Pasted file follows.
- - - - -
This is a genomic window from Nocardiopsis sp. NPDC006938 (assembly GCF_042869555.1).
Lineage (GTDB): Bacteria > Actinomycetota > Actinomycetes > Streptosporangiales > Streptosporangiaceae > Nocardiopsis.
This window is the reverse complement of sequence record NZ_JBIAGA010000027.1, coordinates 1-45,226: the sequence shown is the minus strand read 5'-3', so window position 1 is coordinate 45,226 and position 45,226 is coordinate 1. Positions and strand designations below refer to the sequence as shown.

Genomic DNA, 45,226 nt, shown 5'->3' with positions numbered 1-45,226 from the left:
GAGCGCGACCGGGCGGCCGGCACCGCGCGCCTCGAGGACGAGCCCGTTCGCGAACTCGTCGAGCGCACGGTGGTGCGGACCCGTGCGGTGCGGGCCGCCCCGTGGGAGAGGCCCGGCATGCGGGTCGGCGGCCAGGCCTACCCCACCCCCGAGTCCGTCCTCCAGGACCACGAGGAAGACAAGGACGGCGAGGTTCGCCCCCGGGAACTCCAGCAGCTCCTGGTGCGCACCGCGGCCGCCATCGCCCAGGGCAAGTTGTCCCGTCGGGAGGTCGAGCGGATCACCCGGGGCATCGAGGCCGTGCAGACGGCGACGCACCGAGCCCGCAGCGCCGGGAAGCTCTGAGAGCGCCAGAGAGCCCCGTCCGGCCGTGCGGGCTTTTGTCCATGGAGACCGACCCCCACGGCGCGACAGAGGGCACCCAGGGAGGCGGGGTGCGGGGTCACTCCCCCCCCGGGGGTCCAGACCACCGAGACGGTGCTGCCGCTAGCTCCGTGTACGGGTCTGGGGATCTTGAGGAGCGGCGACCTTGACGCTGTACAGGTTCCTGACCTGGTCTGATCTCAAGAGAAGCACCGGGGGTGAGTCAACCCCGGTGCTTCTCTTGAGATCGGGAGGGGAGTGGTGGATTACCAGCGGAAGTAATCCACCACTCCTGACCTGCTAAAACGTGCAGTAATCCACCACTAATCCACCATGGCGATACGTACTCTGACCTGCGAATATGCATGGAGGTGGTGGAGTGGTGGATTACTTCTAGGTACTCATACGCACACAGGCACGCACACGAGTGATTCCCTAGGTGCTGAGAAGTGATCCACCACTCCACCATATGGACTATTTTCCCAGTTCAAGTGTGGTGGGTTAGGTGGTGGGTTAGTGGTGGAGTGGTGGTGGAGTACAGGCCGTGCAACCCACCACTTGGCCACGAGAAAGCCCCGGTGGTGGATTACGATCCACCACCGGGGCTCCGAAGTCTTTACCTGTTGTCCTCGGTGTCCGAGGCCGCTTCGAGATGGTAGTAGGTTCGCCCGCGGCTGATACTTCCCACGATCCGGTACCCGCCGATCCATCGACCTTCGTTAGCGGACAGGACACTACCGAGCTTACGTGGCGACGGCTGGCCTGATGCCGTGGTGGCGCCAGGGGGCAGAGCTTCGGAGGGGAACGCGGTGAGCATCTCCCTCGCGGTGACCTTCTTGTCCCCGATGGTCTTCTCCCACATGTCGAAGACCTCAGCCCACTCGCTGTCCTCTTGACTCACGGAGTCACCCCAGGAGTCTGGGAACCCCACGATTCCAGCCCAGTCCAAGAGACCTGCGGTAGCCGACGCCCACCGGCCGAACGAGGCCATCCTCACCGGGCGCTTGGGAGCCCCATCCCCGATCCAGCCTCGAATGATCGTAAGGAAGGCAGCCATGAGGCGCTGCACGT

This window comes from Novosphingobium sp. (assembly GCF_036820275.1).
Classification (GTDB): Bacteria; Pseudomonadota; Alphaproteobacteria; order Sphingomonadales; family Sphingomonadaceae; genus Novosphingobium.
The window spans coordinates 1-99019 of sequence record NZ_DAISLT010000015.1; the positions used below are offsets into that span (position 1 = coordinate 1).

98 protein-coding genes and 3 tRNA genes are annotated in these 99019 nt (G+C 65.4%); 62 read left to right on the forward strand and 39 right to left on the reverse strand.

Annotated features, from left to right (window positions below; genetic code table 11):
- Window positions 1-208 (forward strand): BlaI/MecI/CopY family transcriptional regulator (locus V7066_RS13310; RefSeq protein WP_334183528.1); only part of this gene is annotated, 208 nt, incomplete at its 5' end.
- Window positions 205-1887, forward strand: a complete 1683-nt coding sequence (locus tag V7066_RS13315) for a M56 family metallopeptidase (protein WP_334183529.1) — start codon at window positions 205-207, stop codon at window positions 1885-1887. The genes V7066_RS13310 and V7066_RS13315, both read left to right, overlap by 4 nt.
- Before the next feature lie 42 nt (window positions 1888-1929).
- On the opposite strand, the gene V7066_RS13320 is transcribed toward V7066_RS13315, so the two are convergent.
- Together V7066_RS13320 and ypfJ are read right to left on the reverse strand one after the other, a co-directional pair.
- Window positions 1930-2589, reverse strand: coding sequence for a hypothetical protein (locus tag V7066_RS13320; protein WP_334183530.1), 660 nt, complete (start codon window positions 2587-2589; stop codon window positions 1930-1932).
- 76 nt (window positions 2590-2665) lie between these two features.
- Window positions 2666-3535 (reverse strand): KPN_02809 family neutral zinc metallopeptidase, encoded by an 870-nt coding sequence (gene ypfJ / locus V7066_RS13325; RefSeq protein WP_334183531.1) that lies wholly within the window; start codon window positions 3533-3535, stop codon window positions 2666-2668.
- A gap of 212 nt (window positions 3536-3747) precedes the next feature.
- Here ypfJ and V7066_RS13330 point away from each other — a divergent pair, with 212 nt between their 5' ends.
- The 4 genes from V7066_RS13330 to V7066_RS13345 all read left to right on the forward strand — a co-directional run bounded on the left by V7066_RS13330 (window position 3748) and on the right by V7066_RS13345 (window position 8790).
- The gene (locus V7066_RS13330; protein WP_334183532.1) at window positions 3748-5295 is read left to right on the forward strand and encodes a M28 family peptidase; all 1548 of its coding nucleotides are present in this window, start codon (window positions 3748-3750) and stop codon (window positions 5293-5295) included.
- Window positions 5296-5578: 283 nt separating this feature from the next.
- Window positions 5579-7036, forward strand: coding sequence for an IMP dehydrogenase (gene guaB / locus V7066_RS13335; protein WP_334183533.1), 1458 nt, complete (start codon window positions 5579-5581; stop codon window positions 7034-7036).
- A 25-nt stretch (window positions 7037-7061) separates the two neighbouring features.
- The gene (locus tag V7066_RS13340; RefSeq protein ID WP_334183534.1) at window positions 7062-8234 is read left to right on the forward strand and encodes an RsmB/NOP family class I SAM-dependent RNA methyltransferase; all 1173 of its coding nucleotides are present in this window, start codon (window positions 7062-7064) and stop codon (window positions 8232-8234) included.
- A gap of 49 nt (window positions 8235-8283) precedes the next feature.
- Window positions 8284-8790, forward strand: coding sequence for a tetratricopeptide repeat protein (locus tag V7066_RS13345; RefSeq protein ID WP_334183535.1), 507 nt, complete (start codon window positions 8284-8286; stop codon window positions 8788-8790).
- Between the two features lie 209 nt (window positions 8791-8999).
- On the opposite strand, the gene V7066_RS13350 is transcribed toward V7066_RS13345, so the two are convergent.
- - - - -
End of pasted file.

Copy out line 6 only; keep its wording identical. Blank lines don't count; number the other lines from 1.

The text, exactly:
This window comes from Novosphingobium sp. (assembly GCF_036820275.1).